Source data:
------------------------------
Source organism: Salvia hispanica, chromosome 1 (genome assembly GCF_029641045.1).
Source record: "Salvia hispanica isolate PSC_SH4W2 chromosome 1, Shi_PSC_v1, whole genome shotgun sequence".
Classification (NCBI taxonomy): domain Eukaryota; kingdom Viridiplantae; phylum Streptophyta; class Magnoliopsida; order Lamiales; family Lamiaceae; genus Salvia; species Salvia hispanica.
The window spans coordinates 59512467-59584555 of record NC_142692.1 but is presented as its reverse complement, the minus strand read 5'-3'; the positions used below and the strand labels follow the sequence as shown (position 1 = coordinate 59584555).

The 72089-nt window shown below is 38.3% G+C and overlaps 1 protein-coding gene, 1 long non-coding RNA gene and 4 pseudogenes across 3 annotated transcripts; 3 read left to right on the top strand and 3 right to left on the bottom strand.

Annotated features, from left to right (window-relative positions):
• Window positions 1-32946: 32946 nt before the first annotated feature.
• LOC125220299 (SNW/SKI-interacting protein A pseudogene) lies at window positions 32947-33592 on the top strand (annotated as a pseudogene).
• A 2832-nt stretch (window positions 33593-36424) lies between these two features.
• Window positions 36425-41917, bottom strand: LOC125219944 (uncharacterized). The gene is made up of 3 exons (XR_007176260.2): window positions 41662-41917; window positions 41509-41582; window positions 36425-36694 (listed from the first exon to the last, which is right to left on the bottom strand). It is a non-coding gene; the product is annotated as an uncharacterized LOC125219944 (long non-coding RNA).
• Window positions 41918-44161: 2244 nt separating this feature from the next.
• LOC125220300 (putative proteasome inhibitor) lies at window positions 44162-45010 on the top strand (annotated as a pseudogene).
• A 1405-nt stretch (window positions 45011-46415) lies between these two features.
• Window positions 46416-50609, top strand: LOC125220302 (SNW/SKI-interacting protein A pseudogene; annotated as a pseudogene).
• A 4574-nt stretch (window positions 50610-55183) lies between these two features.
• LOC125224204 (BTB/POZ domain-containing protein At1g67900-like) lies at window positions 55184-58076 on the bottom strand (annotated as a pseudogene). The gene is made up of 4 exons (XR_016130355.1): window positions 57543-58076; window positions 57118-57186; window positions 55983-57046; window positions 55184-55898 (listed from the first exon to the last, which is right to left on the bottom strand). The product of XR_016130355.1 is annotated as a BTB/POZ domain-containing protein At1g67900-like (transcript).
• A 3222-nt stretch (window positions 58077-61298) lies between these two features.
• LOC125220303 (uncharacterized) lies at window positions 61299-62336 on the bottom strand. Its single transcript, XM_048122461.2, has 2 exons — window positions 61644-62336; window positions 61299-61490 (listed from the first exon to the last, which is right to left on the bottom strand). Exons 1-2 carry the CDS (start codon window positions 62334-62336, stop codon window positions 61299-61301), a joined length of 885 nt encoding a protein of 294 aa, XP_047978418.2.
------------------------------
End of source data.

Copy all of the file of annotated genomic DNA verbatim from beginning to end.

Source organism: Salvia hispanica, chromosome 1 (genome assembly GCF_029641045.1).
Source record: "Salvia hispanica isolate PSC_SH4W2 chromosome 1, Shi_PSC_v1, whole genome shotgun sequence".
Classification (NCBI taxonomy): domain Eukaryota; kingdom Viridiplantae; phylum Streptophyta; class Magnoliopsida; order Lamiales; family Lamiaceae; genus Salvia; species Salvia hispanica.
The window spans coordinates 59512467-59584555 of record NC_142692.1 but is presented as its reverse complement, the minus strand read 5'-3'; the positions used below and the strand labels follow the sequence as shown (position 1 = coordinate 59584555).

The 72089-nt window shown below is 38.3% G+C and overlaps 1 protein-coding gene, 1 long non-coding RNA gene and 4 pseudogenes across 3 annotated transcripts; 3 read left to right on the top strand and 3 right to left on the bottom strand.

Annotated features, from left to right (window-relative positions):
• Window positions 1-32946: 32946 nt before the first annotated feature.
• LOC125220299 (SNW/SKI-interacting protein A pseudogene) lies at window positions 32947-33592 on the top strand (annotated as a pseudogene).
• A 2832-nt stretch (window positions 33593-36424) lies between these two features.
• Window positions 36425-41917, bottom strand: LOC125219944 (uncharacterized). The gene is made up of 3 exons (XR_007176260.2): window positions 41662-41917; window positions 41509-41582; window positions 36425-36694 (listed from the first exon to the last, which is right to left on the bottom strand). It is a non-coding gene; the product is annotated as an uncharacterized LOC125219944 (long non-coding RNA).
• Window positions 41918-44161: 2244 nt separating this feature from the next.
• LOC125220300 (putative proteasome inhibitor) lies at window positions 44162-45010 on the top strand (annotated as a pseudogene).
• A 1405-nt stretch (window positions 45011-46415) lies between these two features.
• Window positions 46416-50609, top strand: LOC125220302 (SNW/SKI-interacting protein A pseudogene; annotated as a pseudogene).
• A 4574-nt stretch (window positions 50610-55183) lies between these two features.
• LOC125224204 (BTB/POZ domain-containing protein At1g67900-like) lies at window positions 55184-58076 on the bottom strand (annotated as a pseudogene). The gene is made up of 4 exons (XR_016130355.1): window positions 57543-58076; window positions 57118-57186; window positions 55983-57046; window positions 55184-55898 (listed from the first exon to the last, which is right to left on the bottom strand). The product of XR_016130355.1 is annotated as a BTB/POZ domain-containing protein At1g67900-like (transcript).
• A 3222-nt stretch (window positions 58077-61298) lies between these two features.
• LOC125220303 (uncharacterized) lies at window positions 61299-62336 on the bottom strand. Its single transcript, XM_048122461.2, has 2 exons — window positions 61644-62336; window positions 61299-61490 (listed from the first exon to the last, which is right to left on the bottom strand). Exons 1-2 carry the CDS (start codon window positions 62334-62336, stop codon window positions 61299-61301), a joined length of 885 nt encoding a protein of 294 aa, XP_047978418.2.